Prompt Initiation of Antiretroviral Therapy Associated With Low Viral Reservoirs at Birth

A team of investigators reports on findings from a study of HIV DNA in infants exposed to HIV infection in utero.

Prophylaxis against mother-to-child HIV transmission resulted in low viral reservoirs at birth; however, viral rebound was common, according to the results of a study published in the Journal of Infectious Diseases.

The Ucwaningo Lwabantwan observational study was conducted in South Africa. Newborn infants (N=164) of mothers infected with HIV were assessed for HIV reservoir at £21 days of life, and viral suppression and rebound were assessed through the first 3.5 years. Routine antenatal combination antiretroviral therapy (cART) was defined as fixed-dose emtricitabine, tenofovir disoproxil fumarate, and efavirenz; infant cART was defined as zidovudine, lamivudine, and nevirapine until 28 days then abacavir, lamivudine, and ritonavir-boosted lopinavir.

Initiation of cART occurred at a median of 6.5 (range 1-21) days of life. Baseline median HIV DNA level was 2.8 (range, 0.7-4.8) log10 copies/million peripheral blood mononuclear cells (PBMC). Male infants tended to have 0.5 HIV log10 copies/million PBMC lower female infants.

At baseline, 98 infants were found to be virally suppressed. Compared with baseline values, no characteristics differed significantly on the basis of viral suppression status except plasma viral load (median, 3700 vs 9700 copies/mL; P =.04). Time to DNA half-life among the infants with viral suppression was 28 days; however, maintenance of aviremia was low (46%) at 6 months.

Baseline DNA levels were associated with plasma viral load (b, 0.22; 95% CI, 0.14-0.3; P <.0001), CD4% (b, -0.03; 95% CI, -0.04 to -0.02; P <.0001), and absence of antenatal cART (b, 0.61; 95% CI, 0.24-0.98; P =.002).

Significant contributors to HIV decay included duration of cART (effective degrees of freedom [EDF], 3.19; P <.0001), plasma viral load over time (EDF, 1.00; P <.0001), and infant age at suppressed status (EDF, 1.00; P =.0003). Decay over the first 3.5 years of life was nonlinear (R2, 0.84; P <.0001).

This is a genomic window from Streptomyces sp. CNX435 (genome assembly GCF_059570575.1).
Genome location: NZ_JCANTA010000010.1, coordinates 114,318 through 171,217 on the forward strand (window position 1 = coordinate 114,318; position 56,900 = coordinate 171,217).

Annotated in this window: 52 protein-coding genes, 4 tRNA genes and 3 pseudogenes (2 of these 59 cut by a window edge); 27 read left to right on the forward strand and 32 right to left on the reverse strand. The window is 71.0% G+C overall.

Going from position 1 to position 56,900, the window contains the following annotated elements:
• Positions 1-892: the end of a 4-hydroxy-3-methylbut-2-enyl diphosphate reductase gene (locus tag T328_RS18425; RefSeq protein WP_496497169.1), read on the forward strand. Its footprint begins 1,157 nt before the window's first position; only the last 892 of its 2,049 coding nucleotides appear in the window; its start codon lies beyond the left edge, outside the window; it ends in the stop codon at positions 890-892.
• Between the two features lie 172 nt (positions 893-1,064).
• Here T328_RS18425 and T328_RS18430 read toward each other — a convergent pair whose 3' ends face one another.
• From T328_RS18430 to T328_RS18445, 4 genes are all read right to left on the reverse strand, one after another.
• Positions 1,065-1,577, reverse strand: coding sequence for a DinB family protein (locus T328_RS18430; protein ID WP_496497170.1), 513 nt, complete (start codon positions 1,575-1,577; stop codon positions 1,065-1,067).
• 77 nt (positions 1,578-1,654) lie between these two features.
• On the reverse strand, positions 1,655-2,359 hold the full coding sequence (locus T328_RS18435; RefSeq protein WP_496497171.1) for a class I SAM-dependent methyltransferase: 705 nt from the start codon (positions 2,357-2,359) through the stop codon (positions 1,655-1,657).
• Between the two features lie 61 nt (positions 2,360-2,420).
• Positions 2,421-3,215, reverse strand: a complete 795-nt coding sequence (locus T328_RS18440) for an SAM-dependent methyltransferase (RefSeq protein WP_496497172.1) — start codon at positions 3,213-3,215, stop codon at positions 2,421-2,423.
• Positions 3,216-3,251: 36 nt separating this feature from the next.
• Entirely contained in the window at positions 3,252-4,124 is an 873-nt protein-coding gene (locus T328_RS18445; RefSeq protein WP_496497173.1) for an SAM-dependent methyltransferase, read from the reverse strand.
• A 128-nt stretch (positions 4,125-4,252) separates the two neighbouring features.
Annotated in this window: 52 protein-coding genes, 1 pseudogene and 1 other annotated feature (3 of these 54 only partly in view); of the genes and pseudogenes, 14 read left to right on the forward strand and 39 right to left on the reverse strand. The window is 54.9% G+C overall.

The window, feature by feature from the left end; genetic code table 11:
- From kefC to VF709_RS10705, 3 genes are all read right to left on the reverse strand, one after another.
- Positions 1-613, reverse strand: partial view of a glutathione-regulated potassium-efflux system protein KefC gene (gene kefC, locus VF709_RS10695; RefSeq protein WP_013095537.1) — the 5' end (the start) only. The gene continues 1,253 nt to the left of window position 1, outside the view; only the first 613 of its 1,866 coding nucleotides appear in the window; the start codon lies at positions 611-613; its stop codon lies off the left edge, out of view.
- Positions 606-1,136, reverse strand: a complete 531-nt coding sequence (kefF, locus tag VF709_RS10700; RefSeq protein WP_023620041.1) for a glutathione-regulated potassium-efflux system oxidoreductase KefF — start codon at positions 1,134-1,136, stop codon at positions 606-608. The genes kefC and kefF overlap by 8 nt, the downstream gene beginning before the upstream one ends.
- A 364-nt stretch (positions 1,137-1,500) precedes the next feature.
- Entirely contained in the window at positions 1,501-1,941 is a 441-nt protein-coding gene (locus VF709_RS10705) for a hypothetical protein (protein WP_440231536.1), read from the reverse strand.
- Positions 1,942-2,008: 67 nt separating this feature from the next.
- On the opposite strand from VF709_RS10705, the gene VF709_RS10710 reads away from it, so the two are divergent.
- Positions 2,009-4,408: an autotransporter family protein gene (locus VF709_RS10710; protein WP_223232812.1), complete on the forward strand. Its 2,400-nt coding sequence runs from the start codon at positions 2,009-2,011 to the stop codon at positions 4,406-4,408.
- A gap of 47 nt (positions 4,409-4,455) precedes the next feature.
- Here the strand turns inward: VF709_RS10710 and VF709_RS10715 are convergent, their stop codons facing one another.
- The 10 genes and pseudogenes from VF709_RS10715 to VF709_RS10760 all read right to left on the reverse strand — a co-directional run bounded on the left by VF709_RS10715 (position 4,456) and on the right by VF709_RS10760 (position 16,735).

Time to viral suppression was associated with baseline infant CD4% (adjusted hazard ratio [aHR], 1.02; 95% CI, 1.01-1.04; P =.008), infant HIV DNA (aHR, 0.75; 95% CI, 0.60-0.94; P =.01), and infant plasma viral load (aHR, 0.55; 95% CI, 0.45-0.66; P <.0001).

Among infants with high (>1000 copies/mL) and lower (>100 copies/mL) HIV RNA, infant age at viral suppression (HR, 0.93; 95% CI, 0.88-0.98; P =.009; HR, 0.95; 95% CI, 0.91-0.99; P =.02, respectively) was associated with time to viral rebound.

This study may have been limited by using 2 methods for collecting infant blood samples, point-of-care and dried blood spot tests, which may have biased some findings.

This study indicated a birth diagnosis of HIV and cART initiation during the first 3 weeks of life was associated with viral suppression among many infants; however, viral rebound was common. Mother-to-child prophylaxis against HIV transmission in utero was associated with reduced HIV DNA at birth.

Disclosure: An author declared affiliations with industry. Please refer to the original article for a full list of disclosures.


Milar JR, Bengu N, Vieira VA, et al. Early initiation of antiretroviral therapy following in utero HIV infection is associated with low viral reservoirs but other factors determine subsequent plasma viral rebound. J Infect Dis. Published online May 8, 2021. doi:10.1093/infdis/jiab223.